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Ancient Hawaiians were the first islanders in the Pacific to make use of ponds and fish farming. Hawaiians developed aquaculture to supplement their other fishing activities. Permanent fishponds guaranteed a food supply for the population in lean times and increased the wealth of the managing chief. Tended ponds provided fish without requiring fishing expertise and harvesting the pond - unlike fishing at sea - was not weather-dependent.

Hawaiians built fishponds on Kaua`i, O`ahu, Lana`i, Maui, and Moloka`i with the highest concentration of ponds on Moloka`i. Hawai`i island had the fewest ponds due to its abrupt coast and lack of reef and lagoons.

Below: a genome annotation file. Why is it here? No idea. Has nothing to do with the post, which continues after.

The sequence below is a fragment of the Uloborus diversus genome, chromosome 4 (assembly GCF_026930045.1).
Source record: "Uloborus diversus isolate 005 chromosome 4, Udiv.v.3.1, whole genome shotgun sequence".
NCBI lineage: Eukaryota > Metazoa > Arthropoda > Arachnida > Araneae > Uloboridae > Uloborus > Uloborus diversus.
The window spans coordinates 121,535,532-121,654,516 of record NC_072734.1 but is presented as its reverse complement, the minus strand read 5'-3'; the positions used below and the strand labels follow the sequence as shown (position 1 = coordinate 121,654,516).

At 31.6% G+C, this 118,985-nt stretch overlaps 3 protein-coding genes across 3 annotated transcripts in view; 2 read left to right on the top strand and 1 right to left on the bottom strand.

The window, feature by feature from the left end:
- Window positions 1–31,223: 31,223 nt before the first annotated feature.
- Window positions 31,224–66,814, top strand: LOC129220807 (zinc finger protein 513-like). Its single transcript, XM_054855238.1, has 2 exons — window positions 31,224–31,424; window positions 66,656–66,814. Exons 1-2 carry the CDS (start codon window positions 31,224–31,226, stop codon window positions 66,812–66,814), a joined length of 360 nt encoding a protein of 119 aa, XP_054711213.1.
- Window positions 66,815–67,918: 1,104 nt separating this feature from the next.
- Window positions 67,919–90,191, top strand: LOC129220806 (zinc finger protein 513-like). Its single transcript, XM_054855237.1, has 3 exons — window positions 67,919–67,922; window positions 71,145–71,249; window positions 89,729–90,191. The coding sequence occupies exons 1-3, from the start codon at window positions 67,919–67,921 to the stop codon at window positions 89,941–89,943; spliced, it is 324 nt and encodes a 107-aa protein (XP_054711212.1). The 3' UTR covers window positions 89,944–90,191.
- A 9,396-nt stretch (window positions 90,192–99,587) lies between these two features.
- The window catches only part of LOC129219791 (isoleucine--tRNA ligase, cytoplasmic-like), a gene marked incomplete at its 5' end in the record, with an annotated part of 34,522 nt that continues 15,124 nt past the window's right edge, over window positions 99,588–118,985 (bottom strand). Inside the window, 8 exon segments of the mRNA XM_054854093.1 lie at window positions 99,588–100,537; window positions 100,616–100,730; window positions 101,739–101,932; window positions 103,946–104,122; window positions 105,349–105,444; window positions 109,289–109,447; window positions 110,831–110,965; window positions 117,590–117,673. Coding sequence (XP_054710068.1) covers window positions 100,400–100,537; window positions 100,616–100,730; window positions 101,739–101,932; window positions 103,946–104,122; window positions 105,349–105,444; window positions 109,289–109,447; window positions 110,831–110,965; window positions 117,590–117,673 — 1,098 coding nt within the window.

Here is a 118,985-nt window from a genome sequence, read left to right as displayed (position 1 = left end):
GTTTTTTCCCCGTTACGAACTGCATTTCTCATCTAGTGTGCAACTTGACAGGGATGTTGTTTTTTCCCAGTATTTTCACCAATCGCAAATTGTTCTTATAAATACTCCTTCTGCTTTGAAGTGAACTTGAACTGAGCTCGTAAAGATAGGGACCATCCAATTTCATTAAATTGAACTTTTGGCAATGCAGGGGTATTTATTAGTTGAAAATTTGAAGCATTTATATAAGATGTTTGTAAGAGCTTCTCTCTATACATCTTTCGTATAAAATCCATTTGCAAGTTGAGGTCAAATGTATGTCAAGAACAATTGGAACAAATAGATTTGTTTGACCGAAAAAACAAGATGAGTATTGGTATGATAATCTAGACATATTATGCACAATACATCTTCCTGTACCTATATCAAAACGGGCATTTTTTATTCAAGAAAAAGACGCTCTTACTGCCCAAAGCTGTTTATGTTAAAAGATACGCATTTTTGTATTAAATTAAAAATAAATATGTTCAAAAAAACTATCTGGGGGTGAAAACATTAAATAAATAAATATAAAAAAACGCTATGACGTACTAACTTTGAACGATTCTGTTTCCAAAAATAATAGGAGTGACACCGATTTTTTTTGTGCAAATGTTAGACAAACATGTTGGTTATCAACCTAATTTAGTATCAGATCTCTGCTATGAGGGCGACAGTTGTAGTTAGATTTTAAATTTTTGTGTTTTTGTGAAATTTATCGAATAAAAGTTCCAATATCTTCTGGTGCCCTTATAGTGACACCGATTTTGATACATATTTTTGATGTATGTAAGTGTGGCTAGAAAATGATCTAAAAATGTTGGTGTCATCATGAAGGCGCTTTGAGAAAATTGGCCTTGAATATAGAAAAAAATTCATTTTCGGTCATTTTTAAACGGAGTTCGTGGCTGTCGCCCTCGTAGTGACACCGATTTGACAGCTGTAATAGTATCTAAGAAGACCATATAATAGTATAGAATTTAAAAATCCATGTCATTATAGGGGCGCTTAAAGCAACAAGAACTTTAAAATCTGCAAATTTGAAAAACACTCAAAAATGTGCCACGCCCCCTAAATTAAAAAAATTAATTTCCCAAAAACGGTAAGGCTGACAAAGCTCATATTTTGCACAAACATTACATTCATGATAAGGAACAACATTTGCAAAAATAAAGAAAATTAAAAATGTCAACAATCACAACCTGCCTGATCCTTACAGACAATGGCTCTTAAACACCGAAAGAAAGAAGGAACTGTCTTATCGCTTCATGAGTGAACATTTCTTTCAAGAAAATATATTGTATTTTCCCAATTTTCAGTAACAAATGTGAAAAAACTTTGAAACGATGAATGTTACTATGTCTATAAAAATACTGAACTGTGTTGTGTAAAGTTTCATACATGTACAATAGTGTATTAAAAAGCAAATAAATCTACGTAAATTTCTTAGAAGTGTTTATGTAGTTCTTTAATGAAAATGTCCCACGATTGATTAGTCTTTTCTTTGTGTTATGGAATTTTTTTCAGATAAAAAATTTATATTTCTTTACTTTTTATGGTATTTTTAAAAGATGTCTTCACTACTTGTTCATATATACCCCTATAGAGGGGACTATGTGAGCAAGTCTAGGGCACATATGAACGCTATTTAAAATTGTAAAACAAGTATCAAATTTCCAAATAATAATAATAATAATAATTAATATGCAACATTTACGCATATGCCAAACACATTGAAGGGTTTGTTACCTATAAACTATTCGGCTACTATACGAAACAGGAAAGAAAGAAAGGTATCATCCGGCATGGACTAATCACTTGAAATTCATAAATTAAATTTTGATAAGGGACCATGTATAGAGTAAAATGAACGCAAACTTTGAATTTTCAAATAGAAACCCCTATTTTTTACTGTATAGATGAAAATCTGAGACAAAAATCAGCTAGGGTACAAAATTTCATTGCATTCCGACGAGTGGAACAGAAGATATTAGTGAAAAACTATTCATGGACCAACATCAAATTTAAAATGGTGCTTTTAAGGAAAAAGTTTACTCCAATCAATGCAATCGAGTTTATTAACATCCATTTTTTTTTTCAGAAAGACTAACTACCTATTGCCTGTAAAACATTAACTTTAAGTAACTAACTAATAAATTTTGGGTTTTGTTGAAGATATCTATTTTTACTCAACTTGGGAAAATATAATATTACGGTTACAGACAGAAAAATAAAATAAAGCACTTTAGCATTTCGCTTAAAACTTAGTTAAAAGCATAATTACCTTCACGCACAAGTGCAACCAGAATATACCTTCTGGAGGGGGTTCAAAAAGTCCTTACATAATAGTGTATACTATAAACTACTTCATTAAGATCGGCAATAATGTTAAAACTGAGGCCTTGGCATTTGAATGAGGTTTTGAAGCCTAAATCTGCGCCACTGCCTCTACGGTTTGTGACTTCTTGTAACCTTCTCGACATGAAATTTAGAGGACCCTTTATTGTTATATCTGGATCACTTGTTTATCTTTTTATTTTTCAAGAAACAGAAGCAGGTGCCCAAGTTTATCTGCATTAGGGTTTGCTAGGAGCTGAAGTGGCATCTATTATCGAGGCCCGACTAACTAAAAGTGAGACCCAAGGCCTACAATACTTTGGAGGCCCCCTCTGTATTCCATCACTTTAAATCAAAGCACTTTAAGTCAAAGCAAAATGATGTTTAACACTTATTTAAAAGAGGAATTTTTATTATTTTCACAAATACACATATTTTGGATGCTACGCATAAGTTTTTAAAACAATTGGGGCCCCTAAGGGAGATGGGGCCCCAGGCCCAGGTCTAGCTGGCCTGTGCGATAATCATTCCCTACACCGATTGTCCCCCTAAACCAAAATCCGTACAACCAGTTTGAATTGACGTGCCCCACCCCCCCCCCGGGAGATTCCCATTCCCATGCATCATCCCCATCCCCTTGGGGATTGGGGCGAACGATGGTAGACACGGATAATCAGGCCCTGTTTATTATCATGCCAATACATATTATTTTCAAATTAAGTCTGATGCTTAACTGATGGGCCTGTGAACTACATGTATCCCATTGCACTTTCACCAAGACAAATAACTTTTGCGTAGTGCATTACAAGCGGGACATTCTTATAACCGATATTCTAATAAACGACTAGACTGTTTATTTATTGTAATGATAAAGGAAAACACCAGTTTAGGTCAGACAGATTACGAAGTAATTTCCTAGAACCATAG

Hawaiians stocked their fishponds with awa (milkfish), `ama`ama and `anae (two kinds of mullet), `ahole (sea-pig), `opae (shrimp), `o`opu (guppies), and puhi (eels). Other sea fish entering the ponds were ulua, kahala (amberjack), kumu (goatfish), manini (surgeon fish), `o`io (bonefish), and uhu (parrotfish).

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